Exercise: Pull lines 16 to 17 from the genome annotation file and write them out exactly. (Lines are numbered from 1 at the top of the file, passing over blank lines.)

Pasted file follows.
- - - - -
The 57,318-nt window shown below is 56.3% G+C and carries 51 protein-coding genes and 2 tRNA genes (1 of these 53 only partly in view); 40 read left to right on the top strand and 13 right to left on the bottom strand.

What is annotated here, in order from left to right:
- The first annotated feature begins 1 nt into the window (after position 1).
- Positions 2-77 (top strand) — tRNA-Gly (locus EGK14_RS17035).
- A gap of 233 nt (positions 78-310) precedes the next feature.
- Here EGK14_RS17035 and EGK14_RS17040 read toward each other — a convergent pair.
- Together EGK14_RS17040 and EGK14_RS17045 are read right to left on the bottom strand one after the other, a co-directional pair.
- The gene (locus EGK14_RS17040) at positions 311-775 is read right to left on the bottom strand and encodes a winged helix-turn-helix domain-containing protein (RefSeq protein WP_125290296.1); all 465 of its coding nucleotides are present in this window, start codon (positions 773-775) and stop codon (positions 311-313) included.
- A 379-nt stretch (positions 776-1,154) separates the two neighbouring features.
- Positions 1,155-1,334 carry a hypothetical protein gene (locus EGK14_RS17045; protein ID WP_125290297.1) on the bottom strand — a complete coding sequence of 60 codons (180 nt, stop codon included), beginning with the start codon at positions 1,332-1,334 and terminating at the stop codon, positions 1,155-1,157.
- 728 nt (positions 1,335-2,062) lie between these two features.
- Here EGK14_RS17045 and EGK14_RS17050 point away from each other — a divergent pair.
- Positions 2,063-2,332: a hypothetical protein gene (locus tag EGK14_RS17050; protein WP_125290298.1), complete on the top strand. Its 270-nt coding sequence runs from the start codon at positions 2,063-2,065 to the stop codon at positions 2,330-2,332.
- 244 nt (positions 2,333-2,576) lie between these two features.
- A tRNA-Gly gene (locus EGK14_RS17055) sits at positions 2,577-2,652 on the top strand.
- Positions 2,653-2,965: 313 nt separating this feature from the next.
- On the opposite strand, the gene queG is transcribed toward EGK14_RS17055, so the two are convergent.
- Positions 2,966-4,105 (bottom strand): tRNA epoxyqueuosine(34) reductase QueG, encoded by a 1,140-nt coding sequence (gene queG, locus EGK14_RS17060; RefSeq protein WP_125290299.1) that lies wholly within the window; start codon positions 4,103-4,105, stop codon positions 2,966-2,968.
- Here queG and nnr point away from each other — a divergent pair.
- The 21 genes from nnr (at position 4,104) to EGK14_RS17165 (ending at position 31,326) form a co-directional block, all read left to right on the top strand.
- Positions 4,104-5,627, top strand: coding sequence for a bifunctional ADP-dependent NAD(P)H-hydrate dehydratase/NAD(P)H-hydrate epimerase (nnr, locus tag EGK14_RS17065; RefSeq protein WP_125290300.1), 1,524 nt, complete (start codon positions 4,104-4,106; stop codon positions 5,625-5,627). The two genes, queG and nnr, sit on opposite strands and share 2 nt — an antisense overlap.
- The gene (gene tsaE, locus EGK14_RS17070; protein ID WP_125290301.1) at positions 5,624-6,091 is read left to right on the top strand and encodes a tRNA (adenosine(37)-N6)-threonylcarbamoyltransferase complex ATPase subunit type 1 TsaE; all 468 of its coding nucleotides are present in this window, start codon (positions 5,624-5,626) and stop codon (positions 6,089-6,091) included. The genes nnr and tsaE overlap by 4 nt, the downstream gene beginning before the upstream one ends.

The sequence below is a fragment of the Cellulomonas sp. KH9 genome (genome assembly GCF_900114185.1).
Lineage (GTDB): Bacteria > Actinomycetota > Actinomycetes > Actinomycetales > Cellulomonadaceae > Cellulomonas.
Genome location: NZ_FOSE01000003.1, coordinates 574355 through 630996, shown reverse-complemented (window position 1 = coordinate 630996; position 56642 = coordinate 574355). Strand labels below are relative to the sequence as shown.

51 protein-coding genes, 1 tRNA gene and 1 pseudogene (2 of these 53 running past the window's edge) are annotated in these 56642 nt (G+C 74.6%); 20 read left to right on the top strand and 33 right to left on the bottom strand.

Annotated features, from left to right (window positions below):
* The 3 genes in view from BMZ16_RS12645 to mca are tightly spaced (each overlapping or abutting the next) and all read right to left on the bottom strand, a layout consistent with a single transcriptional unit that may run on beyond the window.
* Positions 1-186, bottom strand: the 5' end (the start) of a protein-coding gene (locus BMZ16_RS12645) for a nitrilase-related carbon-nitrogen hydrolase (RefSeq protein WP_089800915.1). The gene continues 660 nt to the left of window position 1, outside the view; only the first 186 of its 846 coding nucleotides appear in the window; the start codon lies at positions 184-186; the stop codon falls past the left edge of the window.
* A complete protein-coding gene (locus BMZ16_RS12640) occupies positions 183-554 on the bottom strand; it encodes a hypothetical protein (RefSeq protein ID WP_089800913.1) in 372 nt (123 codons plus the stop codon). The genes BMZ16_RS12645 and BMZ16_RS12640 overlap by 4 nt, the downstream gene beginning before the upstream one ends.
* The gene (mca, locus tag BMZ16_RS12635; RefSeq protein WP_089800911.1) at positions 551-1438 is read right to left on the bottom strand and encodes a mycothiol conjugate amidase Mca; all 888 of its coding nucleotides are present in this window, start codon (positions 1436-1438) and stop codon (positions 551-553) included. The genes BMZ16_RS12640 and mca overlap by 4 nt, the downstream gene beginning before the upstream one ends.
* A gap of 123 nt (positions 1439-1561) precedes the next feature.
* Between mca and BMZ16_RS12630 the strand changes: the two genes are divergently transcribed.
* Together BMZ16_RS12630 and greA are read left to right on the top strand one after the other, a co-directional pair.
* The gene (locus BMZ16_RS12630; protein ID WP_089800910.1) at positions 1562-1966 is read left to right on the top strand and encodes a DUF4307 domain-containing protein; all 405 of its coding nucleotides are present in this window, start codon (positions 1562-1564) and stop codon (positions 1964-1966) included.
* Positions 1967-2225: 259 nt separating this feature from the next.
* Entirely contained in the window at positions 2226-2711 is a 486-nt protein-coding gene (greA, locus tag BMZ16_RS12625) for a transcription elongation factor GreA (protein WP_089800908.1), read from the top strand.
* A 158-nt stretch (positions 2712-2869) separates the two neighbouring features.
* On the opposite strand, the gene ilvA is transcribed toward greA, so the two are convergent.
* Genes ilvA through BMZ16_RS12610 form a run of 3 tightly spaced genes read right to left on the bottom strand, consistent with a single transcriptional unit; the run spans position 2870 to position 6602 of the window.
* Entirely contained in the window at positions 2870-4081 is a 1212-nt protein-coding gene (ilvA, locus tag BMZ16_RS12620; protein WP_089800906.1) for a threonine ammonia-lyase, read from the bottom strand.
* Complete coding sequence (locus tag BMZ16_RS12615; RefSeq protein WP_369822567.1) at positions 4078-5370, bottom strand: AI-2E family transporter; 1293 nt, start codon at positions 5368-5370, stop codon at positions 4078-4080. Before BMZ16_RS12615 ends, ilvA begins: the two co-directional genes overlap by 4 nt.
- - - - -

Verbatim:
- Positions 2,653-2,965: 313 nt separating this feature from the next.
- On the opposite strand, the gene queG is transcribed toward EGK14_RS17055, so the two are convergent.